5. Celeb Canadian chefs trashed celeb American chefs for posing with this creepy mascot
I won’t get into the entire complicated backstory of the Chefs for Seals campaign, which hit fever pitch this year as thousands of the most glitzy (and Food Networked) US chefs signed on as mouthpieces for the warm and fuzzy cause. What’s important is that the fallout might have dented our neighbourly culinary relations and strengthened our national culinary community forever.
The US boycott of Canadian seafood provoked so much bark-back (seals, harbours…get it?) that Canadian chefs stood united and found a common voice. Their cause? To support hard-working fishing communities, respectfully-fished Canadian seafood products and the tradition of common sense.
There’s no end to the boycott in sight…but even a cursory glance at the debate reveals that Canadian chefs emerged victorious: respectful, rational, and reinvigorated in the face of their hypocritical foie-gras touting counterparts, most of whom just seemed desperate for a photo op.
6. Poutine restaurants officially became an epidemic
This one is pretty self-explanatory. Though poutine took Williamsburg, then the world, by storm a few years ago, the explosion of the “poutine restaurant” belongs to 2013.
With few exceptions, the poutine-only resto has been a novelty even in Québec until very recently. And though many scoffed at Smoke’s Poutinerie et al.’s attempts to usurp casse-croûtes on their home turf, the reality is that most poutine restaurants have thrived.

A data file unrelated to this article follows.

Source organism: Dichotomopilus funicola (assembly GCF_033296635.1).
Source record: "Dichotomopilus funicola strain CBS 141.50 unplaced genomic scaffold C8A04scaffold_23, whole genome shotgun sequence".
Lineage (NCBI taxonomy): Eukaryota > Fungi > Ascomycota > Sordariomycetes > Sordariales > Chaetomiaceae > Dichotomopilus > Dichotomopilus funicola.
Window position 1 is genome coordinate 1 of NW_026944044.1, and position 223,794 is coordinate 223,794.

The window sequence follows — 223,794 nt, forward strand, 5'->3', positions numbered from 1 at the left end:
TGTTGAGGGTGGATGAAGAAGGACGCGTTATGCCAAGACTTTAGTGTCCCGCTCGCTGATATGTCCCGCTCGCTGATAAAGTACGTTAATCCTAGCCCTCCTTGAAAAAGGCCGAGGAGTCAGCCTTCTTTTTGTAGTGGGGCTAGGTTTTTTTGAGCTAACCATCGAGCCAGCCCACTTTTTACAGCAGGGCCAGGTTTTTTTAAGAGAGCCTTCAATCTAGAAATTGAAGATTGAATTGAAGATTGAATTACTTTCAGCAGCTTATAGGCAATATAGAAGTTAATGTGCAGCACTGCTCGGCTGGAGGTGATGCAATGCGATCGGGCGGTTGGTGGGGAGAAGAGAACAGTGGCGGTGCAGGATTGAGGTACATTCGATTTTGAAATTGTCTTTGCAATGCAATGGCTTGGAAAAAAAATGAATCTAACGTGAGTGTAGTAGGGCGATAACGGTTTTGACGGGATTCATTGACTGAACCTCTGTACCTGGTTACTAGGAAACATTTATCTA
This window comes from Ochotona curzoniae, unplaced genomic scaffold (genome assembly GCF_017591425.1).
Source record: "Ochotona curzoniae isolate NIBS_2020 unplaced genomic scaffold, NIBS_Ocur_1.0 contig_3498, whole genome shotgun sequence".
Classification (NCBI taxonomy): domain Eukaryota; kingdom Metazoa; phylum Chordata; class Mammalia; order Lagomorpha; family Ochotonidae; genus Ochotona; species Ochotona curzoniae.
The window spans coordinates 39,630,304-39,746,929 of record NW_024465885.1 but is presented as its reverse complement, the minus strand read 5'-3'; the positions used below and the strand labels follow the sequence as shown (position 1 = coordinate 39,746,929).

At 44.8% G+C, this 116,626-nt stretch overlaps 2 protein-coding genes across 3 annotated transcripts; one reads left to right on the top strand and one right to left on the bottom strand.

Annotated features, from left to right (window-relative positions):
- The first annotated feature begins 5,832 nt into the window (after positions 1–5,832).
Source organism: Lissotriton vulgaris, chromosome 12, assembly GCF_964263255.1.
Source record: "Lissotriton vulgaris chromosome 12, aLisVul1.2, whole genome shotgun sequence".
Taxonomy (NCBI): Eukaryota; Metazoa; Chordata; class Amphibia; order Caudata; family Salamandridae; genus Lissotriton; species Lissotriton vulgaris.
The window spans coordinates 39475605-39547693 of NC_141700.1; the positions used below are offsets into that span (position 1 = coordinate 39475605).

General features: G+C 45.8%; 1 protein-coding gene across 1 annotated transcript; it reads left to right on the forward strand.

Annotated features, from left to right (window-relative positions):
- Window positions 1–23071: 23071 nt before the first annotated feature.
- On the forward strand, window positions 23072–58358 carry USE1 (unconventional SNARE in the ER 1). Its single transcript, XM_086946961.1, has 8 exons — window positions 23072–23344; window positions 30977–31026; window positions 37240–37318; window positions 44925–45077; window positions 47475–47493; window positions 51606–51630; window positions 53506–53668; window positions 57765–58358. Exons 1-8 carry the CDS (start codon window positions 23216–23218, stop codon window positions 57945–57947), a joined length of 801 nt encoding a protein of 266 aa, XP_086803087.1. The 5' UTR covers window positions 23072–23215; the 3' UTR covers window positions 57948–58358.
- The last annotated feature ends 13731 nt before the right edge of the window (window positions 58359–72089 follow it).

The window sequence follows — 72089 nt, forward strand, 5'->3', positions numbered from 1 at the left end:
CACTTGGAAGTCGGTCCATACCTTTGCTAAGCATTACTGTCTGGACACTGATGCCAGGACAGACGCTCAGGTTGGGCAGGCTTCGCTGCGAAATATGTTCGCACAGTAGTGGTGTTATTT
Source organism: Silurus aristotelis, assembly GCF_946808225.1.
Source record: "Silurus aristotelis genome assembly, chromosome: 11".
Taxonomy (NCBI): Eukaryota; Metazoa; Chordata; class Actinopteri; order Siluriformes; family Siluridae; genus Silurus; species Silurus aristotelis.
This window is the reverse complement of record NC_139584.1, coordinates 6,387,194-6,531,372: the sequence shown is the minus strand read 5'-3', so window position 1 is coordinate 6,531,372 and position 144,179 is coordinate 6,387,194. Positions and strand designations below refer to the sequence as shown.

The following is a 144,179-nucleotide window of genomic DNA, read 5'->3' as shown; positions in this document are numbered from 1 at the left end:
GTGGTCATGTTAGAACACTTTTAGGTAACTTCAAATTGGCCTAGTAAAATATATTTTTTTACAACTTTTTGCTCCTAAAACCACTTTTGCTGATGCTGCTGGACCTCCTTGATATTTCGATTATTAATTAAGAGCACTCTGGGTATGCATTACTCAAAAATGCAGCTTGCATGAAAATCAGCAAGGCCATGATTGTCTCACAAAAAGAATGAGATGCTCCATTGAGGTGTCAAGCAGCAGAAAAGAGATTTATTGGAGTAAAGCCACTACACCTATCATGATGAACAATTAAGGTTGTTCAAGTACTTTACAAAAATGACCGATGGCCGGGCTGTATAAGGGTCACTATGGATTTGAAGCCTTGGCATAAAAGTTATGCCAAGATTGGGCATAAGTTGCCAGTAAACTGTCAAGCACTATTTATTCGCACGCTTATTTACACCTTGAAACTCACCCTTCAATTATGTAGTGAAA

2013 saw poutine the theme of a Top Chef Canada episode, an otherwise respectable production, whose host introduced it (without irony) as “the one and only Canadian national dish.” And lest you think poutine still hasn’t found the mainstream, consider this: McDonalds across (gulp!) Toronto now feature the oozy delight.
7. Jiro got reincarnated in New York (sort of)
Many consider the greatest living sushi master to be Jiro Ono, proprietor of ten-seat Sukiyabashi Ono in a Tokyo métro station. Ono has won three Michelin stars and international fame after David Gelb’s acclaimed 2011 documentary.
Portrayed as a rare relic of en era where masters lived, slept and, yes, dreamt sushi, critics were divided on whether Ono’s lineage would fully survive in Japan. But it seems it is North Americans who can breathe the most easy.